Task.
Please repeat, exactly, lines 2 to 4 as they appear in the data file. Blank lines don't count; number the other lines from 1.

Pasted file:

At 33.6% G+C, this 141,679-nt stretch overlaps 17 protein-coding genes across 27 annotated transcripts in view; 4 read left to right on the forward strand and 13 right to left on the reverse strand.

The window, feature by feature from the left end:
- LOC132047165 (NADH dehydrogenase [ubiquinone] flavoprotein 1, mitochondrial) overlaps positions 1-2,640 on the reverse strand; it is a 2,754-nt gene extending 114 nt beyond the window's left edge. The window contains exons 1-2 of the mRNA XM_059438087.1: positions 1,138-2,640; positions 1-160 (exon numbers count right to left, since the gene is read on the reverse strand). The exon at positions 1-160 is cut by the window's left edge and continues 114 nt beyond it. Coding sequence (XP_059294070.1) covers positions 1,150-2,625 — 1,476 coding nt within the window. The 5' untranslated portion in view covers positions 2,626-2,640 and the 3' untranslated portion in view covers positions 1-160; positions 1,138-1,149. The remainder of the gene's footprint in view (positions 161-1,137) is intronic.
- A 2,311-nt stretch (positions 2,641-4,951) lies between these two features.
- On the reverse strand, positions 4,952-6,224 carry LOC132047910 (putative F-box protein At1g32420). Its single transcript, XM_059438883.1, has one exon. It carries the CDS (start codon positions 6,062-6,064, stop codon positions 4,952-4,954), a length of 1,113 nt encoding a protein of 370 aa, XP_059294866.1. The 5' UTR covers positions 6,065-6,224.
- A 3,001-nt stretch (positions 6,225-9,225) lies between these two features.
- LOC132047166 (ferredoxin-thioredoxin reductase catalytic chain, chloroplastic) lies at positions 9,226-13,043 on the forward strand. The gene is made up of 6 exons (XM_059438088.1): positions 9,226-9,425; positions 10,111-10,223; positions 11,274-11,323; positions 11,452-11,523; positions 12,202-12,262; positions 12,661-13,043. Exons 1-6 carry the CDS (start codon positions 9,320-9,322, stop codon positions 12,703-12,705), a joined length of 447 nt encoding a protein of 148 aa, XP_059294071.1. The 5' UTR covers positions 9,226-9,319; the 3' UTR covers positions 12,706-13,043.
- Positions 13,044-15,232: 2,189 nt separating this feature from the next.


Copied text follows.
The window, feature by feature from the left end:
- LOC132047165 (NADH dehydrogenase [ubiquinone] flavoprotein 1, mitochondrial) overlaps positions 1-2,640 on the reverse strand; it is a 2,754-nt gene extending 114 nt beyond the window's left edge. The window contains exons 1-2 of the mRNA XM_059438087.1: positions 1,138-2,640; positions 1-160 (exon numbers count right to left, since the gene is read on the reverse strand). The exon at positions 1-160 is cut by the window's left edge and continues 114 nt beyond it. Coding sequence (XP_059294070.1) covers positions 1,150-2,625 — 1,476 coding nt within the window. The 5' untranslated portion in view covers positions 2,626-2,640 and the 3' untranslated portion in view covers positions 1-160; positions 1,138-1,149. The remainder of the gene's footprint in view (positions 161-1,137) is intronic.
- A 2,311-nt stretch (positions 2,641-4,951) lies between these two features.